have -- is a credit to their lobbying and the cases they have made. they have amassed a tremendous power. in fact i think it is the second largest lobby administration. -- is again largest lobby. the administration has spent to do the will of gay and lesbian with in the doma case and don't ask, don't tell. >> and with prop. 8, 2. >> absolutely. and there is a briefing here that says that gays and lesbians are one of the most influential and best organized groups in modern politics. and in terms of political power -- and have gained political power and popularity more than any other group in history. that is something to celebrate. but to come in here and to claim that they're politically powerless and that they need to have the special benefit of heightened scrutiny, i think that just does not wash.
>> for a variety of reasons everything he said makes no sense. first, the standard that he would apply of whether it can attract the attention of other people under the political process, under that we have to get rid of the standard of heightened scrutiny for black people, for women, and others in the political process. moredly comply and importantly, the whole idea that somehow because the obama administration happens to be more sympathetic than the bush administration that somehow constitutional law is going to change, the constitution is an immutable thing. under that theory, you could be fired from any job in the u.s. if you were found to be gay. and then it was that they could constitutionally marry their same-sex partner. but now they cannot because some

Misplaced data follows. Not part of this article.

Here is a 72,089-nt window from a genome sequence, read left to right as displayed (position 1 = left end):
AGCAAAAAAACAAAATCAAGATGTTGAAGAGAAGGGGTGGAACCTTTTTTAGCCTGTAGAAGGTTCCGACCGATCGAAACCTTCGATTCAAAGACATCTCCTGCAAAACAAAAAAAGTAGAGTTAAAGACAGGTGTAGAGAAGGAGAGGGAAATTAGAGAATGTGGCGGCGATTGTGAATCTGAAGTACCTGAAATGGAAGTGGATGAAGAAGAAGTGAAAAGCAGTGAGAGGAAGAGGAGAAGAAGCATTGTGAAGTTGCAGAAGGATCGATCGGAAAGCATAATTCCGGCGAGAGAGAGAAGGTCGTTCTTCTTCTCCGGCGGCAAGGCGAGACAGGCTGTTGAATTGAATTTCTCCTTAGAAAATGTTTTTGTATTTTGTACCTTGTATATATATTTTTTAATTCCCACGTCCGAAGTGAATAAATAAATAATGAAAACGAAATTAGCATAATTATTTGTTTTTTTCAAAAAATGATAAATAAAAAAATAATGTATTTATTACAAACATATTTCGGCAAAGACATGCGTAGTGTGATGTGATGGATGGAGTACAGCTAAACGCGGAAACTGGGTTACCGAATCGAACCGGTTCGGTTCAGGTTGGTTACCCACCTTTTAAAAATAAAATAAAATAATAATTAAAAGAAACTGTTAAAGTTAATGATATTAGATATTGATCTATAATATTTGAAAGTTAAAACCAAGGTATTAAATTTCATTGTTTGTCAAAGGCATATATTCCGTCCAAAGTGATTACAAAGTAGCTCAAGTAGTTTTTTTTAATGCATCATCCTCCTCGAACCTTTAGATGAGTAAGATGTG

states pushed it through. the supreme court is very clear on this. it is neither a mutability nor political powerlessness. it is the other two factors. which is, does this group have a long history of being oppressed and subject to prejudiced? yes. and does it affect your ability to contribute to society? nope. once those questions are answered, the court says they are sometimes important and sometimes not important. they certainly did not have much to do with the decision in 1975 to make heightened scrutiny applied to gender discrimination for the first time. during the women's movement in dealing with the population as well over 50% of the entire population, it is still heighten scrutiny. >> was that in part because many of the law's being challenged were written before women either have the right to vote or exercised any considerable -- ?